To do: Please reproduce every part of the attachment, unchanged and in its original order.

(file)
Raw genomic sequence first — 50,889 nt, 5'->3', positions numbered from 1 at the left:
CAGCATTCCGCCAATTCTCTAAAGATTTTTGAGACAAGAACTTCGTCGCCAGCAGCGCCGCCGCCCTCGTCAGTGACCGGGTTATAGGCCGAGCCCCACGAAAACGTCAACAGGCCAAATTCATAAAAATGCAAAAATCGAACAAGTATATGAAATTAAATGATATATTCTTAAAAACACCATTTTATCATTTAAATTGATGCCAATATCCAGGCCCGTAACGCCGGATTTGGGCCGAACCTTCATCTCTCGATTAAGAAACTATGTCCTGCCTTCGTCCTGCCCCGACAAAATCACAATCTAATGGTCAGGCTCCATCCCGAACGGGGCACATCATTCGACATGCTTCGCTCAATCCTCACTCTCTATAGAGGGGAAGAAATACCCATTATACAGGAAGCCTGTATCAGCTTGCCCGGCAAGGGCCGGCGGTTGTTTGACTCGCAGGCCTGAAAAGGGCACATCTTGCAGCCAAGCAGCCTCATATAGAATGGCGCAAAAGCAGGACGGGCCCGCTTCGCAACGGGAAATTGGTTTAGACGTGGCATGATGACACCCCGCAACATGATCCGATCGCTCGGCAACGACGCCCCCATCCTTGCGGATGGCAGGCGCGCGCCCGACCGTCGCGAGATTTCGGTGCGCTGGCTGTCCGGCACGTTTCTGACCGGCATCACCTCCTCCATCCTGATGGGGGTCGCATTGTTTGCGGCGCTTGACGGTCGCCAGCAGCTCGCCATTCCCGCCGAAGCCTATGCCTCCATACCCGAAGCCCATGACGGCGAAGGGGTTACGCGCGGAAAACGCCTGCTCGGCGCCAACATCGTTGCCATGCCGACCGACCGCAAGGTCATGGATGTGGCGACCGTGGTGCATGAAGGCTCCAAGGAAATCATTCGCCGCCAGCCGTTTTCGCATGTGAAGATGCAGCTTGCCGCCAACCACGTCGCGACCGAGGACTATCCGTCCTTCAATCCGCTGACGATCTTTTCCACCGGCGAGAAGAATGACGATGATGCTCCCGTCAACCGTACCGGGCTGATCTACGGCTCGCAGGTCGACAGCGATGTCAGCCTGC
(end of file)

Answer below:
Raw genomic sequence first — 50,889 nt, 5'->3', positions numbered from 1 at the left:
CAGCATTCCGCCAATTCTCTAAAGATTTTTGAGACAAGAACTTCGTCGCCAGCAGCGCCGCCGCCCTCGTCAGTGACCGGGTTATAGGCCGAGCCCCACGAAAACGTCAACAGGCCAAATTCATAAAAATGCAAAAATCGAACAAGTATATGAAATTAAATGATATATTCTTAAAAACACCATTTTATCATTTAAATTGATGCCAATATCCAGGCCCGTAACGCCGGATTTGGGCCGAACCTTCATCTCTCGATTAAGAAACTATGTCCTGCCTTCGTCCTGCCCCGACAAAATCACAATCTAATGGTCAGGCTCCATCCCGAACGGGGCACATCATTCGACATGCTTCGCTCAATCCTCACTCTCTATAGAGGGGAAGAAATACCCATTATACAGGAAGCCTGTATCAGCTTGCCCGGCAAGGGCCGGCGGTTGTTTGACTCGCAGGCCTGAAAAGGGCACATCTTGCAGCCAAGCAGCCTCATATAGAATGGCGCAAAAGCAGGACGGGCCCGCTTCGCAACGGGAAATTGGTTTAGACGTGGCATGATGACACCCCGCAACATGATCCGATCGCTCGGCAACGACGCCCCCATCCTTGCGGATGGCAGGCGCGCGCCCGACCGTCGCGAGATTTCGGTGCGCTGGCTGTCCGGCACGTTTCTGACCGGCATCACCTCCTCCATCCTGATGGGGGTCGCATTGTTTGCGGCGCTTGACGGTCGCCAGCAGCTCGCCATTCCCGCCGAAGCCTATGCCTCCATACCCGAAGCCCATGACGGCGAAGGGGTTACGCGCGGAAAACGCCTGCTCGGCGCCAACATCGTTGCCATGCCGACCGACCGCAAGGTCATGGATGTGGCGACCGTGGTGCATGAAGGCTCCAAGGAAATCATTCGCCGCCAGCCGTTTTCGCATGTGAAGATGCAGCTTGCCGCCAACCACGTCGCGACCGAGGACTATCCGTCCTTCAATCCGCTGACGATCTTTTCCACCGGCGAGAAGAATGACGATGATGCTCCCGTCAACCGTACCGGGCTGATCTACGGCTCGCAGGTCGACAGCGATGTCAGCCTGC